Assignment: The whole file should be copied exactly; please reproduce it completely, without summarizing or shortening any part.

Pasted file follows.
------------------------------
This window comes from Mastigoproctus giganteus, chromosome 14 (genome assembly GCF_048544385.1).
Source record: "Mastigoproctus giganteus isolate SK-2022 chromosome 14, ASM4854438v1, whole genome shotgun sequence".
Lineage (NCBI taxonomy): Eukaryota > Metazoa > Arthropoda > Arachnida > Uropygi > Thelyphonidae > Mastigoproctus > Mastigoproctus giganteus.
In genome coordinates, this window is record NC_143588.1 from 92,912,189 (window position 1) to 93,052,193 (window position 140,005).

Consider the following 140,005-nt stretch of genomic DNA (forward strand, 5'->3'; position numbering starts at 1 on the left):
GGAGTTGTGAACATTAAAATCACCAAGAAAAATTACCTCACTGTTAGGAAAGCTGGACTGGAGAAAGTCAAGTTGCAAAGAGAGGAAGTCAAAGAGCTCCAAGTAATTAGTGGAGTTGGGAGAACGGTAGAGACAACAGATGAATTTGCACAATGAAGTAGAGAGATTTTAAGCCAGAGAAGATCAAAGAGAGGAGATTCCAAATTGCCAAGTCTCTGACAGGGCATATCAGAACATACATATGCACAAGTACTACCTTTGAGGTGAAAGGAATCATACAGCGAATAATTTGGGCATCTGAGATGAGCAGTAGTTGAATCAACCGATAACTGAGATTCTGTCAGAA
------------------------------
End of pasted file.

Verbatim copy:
This window comes from Mastigoproctus giganteus, chromosome 14 (genome assembly GCF_048544385.1).
Source record: "Mastigoproctus giganteus isolate SK-2022 chromosome 14, ASM4854438v1, whole genome shotgun sequence".
Lineage (NCBI taxonomy): Eukaryota > Metazoa > Arthropoda > Arachnida > Uropygi > Thelyphonidae > Mastigoproctus > Mastigoproctus giganteus.
In genome coordinates, this window is record NC_143588.1 from 92,912,189 (window position 1) to 93,052,193 (window position 140,005).

Consider the following 140,005-nt stretch of genomic DNA (forward strand, 5'->3'; position numbering starts at 1 on the left):
GGAGTTGTGAACATTAAAATCACCAAGAAAAATTACCTCACTGTTAGGAAAGCTGGACTGGAGAAAGTCAAGTTGCAAAGAGAGGAAGTCAAAGAGCTCCAAGTAATTAGTGGAGTTGGGAGAACGGTAGAGACAACAGATGAATTTGCACAATGAAGTAGAGAGATTTTAAGCCAGAGAAGATCAAAGAGAGGAGATTCCAAATTGCCAAGTCTCTGACAGGGCATATCAGAACATACATATGCACAAGTACTACCTTTGAGGTGAAAGGAATCATACAGCGAATAATTTGGGCATCTGAGATGAGCAGTAGTTGAATCAACCGATAACTGAGATTCTGTCAGAA